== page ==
George Vancouver sailed up the same coast between 1792 and 1794, completing the first circumnavigation of the hulking island situated just offshore before setting off in search of the passage. Unlike Cook, however, Vancouver did name the features en route to his eventual failure: Desolation Sound, Traitors Cove, Poison Cove—they remain today as faithful indicators of the explorer’s feelings about the land he helped trace.
On October 21, 1850, Robert McClure and a team of eight men left their companions aboard the ice-locked HMS Investigator and began the trek they hoped would finally establish the existence of the Northwest Passage. Finding the route wasn’t supposed to be their primary mission—the Investigator was one of thirty-nine expeditions sent in search of explorer John Franklin, who had famously disappeared into the Arctic wilderness with 128 men five years earlier—but the ambitious captain was determined to seize the prize while he had the opportunity.
In The Ice Passage, Brian Payton constructs an intimate narrative of the Investigator’s voyage from the journals and documents its sailors left behind. The account is full of the dramatic scenes of Arctic hardship—food frozen solid, fingers succumbing to frostbite—that have been staples of Arctic narratives ever since Thomas James’s memoir. That these scenes become slightly monotonous somewhere around the fourth winter shouldn’t reflect badly on Payton. As early as 1838, explorer Thomas Simpson was already worried about the staleness of yet another story of Arctic exploration. “I will have the honor and trouble of publishing our travels,” he wrote to a friend, “but the subject is so hackneyed and exhausted, and there are so few opportunities for vivid description among the interminable ice and almost tangible fogs that little remains to be won in that line.”
The difference here is that McClure’s trials and tribulations were rewarded with success. After their five-day hike across the ice, he and his men climb a hill and watch the sunrise from the shores of Banks Island, proof at last of a northern route. Back in England, the sailor is knighted and shares a £10,000 reward for discovering the Northwest Passage with his crew. But all the excitement obscures an awkward reality, one Payton doesn’t dwell on. As expedition interpreter Johann Miertsching was quoted as saying, the passage is “useless for navigation as long as the climate in these parts is so severe and the sea covered with ice 50 to 60 feet thick.” The Times dryly commented that a Northwest Passage “may be assumed as open once or twice in a century during favourable circumstances for short periods.”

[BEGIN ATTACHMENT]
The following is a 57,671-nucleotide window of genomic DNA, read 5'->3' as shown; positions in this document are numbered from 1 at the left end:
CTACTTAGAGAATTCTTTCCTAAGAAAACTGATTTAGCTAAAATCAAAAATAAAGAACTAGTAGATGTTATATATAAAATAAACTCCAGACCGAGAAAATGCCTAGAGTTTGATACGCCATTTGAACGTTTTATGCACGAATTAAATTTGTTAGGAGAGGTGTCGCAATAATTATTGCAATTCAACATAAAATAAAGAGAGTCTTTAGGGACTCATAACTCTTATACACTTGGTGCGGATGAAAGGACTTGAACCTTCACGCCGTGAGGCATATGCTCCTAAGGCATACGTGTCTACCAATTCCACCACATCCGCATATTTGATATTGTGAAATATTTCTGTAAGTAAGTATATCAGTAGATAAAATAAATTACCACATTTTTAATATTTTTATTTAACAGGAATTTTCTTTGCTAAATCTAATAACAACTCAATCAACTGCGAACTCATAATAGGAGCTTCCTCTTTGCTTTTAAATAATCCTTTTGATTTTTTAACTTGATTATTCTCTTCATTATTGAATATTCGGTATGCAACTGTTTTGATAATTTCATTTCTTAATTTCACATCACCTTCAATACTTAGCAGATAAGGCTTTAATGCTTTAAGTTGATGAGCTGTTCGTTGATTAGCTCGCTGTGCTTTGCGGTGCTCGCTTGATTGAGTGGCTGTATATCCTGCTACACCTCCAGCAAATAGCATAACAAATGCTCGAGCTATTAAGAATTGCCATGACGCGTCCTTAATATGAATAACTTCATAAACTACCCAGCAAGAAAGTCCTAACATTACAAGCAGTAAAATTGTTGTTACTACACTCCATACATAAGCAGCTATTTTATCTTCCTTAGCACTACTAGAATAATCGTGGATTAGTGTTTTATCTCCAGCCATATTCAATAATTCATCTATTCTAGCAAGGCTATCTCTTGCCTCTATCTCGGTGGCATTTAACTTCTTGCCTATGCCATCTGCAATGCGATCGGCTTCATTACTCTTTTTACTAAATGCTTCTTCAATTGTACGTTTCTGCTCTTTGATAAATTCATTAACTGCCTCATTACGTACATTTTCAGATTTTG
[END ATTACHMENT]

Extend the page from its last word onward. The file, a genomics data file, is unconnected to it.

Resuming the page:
Now that those so-called favourable circumstances are on their way to becoming a permanent reality, the time is seemingly ripe for another McClure moment. If Harper is correct, we face the culmination of centuries of northern speculation. The other possibility, of course, is that the Northwest Passage mania of today is no different from its precursors, yet another instance in which the incredible potential of a polar shortcut has blinded dreamers to the practical difficulties.
Certainly, Glyn Williams isn’t optimistic that we’ll have a commercially viable passage anytime soon, arguing that the cost of building suitable vessels and insuring them against damage would more than cancel out any money saved by using it. More radically, Brian Payton posits the inevitability of an open polar sea, and asks why merchants would bother navigating through Canada’s Arctic Archipelago at all when they could simply travel straight over the top of the globe.
For now, though, this is all speculation. As our Arctic expedition sailed north up the coast of Baffin Island this summer, past Frobisher Bay and Cumberland Sound, fields of sea ice blocked our path. For two days, we waited hopefully at the edge of the pack, exploring nearby inlets while our Russian captain checked satellite images to see if the ever-shifting ice had cleared. Finally, we had to admit defeat. Heading south to clearer waters, I felt a twinge of disappointment, a touch of the frustration explorers of the past must have experienced when they found their way to the north obstructed.
Any regret is more than mitigated, of course, by the knowledge of what such failures produced in the end. The country that stood in the way of the Northwest Passage, the so-called wasteland with no commercial value, has proven early explorers wrong. It seems only natural that we should now want our shot at the passage’s potential riches. But if there’s a lesson to be learned, however banal, from the stories of the thousands of men who have tried in vain to conquer the Northwest Passage, it’s that those riches tend to remain stubbornly inaccessible.
Nicholas Hune-Brown (@nickhunebrown) has written for Toronto Life, Hazlitt, and The Believer.